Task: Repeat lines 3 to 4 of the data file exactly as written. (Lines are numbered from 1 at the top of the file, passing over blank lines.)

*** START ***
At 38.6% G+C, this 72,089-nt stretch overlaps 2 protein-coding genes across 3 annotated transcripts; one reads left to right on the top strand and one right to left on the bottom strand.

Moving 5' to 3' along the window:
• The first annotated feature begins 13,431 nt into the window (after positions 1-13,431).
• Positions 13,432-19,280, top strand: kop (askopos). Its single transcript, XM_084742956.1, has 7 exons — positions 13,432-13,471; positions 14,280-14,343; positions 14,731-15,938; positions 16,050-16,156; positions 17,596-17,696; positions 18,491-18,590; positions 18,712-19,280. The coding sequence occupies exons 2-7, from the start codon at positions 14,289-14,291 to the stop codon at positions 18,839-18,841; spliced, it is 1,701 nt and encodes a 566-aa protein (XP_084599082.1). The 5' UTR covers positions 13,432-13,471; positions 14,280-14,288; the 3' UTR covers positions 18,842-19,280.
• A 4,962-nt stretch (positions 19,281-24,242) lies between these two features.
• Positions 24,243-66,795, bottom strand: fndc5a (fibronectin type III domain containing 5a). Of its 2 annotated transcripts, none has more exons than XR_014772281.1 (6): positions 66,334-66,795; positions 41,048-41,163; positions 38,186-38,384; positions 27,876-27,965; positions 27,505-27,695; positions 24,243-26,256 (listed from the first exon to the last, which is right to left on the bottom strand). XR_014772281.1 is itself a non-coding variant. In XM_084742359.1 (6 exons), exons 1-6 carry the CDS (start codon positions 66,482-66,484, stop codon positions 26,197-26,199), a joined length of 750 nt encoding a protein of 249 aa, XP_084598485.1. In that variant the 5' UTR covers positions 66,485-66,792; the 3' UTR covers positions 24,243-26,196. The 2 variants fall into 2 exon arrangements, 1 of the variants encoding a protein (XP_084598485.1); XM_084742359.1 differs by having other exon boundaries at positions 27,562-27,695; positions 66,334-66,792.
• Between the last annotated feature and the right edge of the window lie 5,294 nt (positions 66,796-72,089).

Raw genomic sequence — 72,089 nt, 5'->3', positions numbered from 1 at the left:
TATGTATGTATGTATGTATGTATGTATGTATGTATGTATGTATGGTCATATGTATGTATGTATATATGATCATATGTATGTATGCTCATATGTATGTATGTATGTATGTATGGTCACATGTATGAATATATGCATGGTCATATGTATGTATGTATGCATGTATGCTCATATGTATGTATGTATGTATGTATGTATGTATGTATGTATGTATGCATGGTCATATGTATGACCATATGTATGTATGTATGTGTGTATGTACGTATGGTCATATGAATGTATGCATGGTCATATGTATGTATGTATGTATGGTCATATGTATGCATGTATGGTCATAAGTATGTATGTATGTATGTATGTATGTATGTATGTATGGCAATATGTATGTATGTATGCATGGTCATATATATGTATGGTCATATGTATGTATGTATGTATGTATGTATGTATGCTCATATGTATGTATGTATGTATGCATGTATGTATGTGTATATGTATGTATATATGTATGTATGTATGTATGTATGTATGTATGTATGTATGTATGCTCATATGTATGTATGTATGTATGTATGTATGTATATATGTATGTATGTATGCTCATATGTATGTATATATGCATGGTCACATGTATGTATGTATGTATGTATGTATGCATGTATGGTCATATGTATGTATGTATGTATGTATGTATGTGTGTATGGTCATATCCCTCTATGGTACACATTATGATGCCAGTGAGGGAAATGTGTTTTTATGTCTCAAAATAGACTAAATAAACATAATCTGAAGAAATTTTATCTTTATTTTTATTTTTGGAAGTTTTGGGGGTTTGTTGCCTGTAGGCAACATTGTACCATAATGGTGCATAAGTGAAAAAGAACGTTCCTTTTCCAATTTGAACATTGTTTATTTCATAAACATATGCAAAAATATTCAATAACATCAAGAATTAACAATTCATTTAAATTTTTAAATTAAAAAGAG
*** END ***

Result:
• The first annotated feature begins 13,431 nt into the window (after positions 1-13,431).
• Positions 13,432-19,280, top strand: kop (askopos). Its single transcript, XM_084742956.1, has 7 exons — positions 13,432-13,471; positions 14,280-14,343; positions 14,731-15,938; positions 16,050-16,156; positions 17,596-17,696; positions 18,491-18,590; positions 18,712-19,280. The coding sequence occupies exons 2-7, from the start codon at positions 14,289-14,291 to the stop codon at positions 18,839-18,841; spliced, it is 1,701 nt and encodes a 566-aa protein (XP_084599082.1). The 5' UTR covers positions 13,432-13,471; positions 14,280-14,288; the 3' UTR covers positions 18,842-19,280.